Forde talks of the “undoubted overt and underlying racism and sexism in WhatsApp messages from senior staff”, of the Party’s failure to deal with staff complaints, and of many examples of staff reporting abuse. He accepts the leaked report’s allegation of a toxic culture in the Party, and provides the evidence to back it up, including sexism and bullying.

 Forde insists that the culture must change, and his recommendations are extensive, covering areas including the disciplinary process, complaints process, rights of appeal, transparency and time limits, sanctions, reforming party culture, social media policy, recruitment and management of staff, and relations between LOTO and HQ/Regions. Political education and training will be key, and he’s “disappointed that there has been a refusal (by the Party) to engage with Jewish Voice for Labour’s proposals for training and that CLPs are not even allowed to enlist their help”. He recommends clear and transparent Codes of Conduct, especially for staff, which some have been demanding for years.

We must act on Forde’s recommendations

 Forde’s recommendations must all be taken on board – and seriously. The Labour Party must now agree to fully implement these recommendations, because if change doesn’t happen then factionalism will remain at the heart of the Party’s problems, and will only be solved by a large section of the Party walking away and setting up a new party.

It’s not good enough for the Leader’s office to say that factionalism has been rooted out, or for the General Secretary’s office to act in a manner which appears to be diametrically opposed to the recommendations. Measures taken the last 2 years clearly work against Forde’s principles.

Nor has anybody been held accountable. That wasn’t in Forde’s remit, but someone led on the Ergon Strategy, someone decided the priorities for the 2015/16 validation exercise to root out Corbyn supporters, and someone failed to address the discrimination which was reported.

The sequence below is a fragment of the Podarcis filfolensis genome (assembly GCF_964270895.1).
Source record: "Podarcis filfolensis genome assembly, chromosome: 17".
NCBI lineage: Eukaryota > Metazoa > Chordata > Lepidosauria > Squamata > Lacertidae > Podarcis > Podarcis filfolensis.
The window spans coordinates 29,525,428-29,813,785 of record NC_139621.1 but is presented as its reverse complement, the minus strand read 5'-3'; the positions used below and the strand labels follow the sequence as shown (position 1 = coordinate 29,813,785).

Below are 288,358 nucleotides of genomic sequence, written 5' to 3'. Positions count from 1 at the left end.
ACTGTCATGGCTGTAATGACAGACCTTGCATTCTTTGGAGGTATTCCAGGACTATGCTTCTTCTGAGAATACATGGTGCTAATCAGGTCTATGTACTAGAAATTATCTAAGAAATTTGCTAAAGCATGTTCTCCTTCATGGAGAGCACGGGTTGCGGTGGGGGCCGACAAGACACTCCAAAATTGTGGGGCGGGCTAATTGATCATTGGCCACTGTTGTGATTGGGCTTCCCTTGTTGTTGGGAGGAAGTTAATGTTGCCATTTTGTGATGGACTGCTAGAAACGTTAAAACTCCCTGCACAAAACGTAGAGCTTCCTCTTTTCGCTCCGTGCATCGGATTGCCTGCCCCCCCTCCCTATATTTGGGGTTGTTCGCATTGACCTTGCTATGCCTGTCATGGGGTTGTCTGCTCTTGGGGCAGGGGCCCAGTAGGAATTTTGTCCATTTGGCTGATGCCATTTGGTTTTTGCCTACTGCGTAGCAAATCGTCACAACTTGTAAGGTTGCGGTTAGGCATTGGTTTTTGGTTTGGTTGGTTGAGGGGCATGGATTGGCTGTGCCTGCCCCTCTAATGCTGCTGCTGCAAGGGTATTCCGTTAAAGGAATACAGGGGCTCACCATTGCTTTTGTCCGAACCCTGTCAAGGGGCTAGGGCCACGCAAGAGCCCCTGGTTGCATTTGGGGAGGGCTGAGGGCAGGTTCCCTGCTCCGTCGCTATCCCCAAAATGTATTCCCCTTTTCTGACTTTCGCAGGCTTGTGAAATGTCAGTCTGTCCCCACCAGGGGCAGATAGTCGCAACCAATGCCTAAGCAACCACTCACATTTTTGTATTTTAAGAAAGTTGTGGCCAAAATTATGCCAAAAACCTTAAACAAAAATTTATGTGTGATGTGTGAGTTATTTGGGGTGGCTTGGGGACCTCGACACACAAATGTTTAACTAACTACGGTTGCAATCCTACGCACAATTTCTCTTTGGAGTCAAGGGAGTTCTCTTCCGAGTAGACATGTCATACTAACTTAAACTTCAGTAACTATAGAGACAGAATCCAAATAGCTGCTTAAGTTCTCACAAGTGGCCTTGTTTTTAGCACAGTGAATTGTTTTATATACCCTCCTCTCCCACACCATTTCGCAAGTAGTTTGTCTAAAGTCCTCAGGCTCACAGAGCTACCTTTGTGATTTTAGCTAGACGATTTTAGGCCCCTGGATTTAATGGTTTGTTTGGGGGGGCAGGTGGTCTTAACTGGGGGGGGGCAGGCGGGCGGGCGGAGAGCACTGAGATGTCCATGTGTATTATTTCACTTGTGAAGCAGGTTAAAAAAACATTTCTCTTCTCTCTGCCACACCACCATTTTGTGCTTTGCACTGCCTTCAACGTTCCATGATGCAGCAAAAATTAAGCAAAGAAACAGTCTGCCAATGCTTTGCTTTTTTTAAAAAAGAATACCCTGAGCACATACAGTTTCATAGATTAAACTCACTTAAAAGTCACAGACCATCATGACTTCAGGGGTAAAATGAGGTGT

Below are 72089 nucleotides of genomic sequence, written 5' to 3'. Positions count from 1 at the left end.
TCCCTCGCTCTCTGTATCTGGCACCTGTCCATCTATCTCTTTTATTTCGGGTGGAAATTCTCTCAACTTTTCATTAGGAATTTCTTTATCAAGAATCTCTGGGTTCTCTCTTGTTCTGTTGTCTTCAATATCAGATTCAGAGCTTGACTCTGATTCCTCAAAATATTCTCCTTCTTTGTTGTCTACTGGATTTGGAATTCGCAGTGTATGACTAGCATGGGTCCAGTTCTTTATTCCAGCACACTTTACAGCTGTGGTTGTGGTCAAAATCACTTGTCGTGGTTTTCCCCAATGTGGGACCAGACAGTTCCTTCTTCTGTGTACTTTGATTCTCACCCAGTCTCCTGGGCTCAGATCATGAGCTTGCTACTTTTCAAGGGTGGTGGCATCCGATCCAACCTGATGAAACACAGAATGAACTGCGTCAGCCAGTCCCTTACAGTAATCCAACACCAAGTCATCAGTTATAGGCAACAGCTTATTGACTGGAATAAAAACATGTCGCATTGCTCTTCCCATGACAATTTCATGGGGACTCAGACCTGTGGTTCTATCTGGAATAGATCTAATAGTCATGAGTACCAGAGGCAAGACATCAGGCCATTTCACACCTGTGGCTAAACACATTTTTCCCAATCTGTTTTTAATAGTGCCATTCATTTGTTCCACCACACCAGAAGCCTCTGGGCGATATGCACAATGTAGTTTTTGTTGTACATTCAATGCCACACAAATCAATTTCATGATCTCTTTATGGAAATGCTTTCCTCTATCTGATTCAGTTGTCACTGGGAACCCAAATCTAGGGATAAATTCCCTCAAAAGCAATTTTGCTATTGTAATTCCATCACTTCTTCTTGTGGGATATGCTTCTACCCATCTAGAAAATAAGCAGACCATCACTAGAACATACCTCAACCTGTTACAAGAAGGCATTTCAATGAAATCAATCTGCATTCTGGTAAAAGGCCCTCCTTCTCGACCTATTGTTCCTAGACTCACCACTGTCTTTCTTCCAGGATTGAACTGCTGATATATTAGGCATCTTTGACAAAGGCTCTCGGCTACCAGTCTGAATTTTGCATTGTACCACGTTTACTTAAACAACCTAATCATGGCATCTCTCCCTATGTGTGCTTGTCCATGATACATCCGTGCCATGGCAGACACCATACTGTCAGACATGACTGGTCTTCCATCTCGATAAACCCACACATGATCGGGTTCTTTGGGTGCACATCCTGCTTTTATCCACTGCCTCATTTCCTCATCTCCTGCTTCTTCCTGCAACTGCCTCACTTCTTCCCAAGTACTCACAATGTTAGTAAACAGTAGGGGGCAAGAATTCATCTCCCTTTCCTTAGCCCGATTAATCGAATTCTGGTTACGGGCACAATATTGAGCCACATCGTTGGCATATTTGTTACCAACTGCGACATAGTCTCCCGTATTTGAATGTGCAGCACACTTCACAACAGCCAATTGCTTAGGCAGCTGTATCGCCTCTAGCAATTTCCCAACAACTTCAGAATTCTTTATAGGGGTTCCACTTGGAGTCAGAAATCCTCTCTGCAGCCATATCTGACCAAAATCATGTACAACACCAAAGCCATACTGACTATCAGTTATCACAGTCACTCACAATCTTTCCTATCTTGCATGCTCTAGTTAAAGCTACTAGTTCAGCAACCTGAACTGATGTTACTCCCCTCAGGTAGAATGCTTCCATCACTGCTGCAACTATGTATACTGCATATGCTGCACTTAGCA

The Forde Report is not a whitewash. It must now be implemented and not swept under the carpet. …

On the Economy

On the Economy

The bulk of motions on the economy were tabled by Unions, and focused on wages, infrastructure and working rights. Several of the Union motions call for renationalisation of the basic utilities, mail and rail, but not gas or water. I wrote a speech but wasn’t called. This is sort of what I planned to say.

“We are in an economic crisis, a crisis of living standards and possibly the first one caused by a government since the discovery of … Keynesianism.

Reinforced by Brexit, we have declining inward investment, the highest inflation in a decade, imports are up, exports catastrophically down, we have a possibly unsustainable balance of payments deficit again, it’s been in deficit for decades and a labour shortage impacting agriculture, social care, and the NHS and also stagnating wages.

The currency is taking a fall due to confidence, this increases the price of energy and food.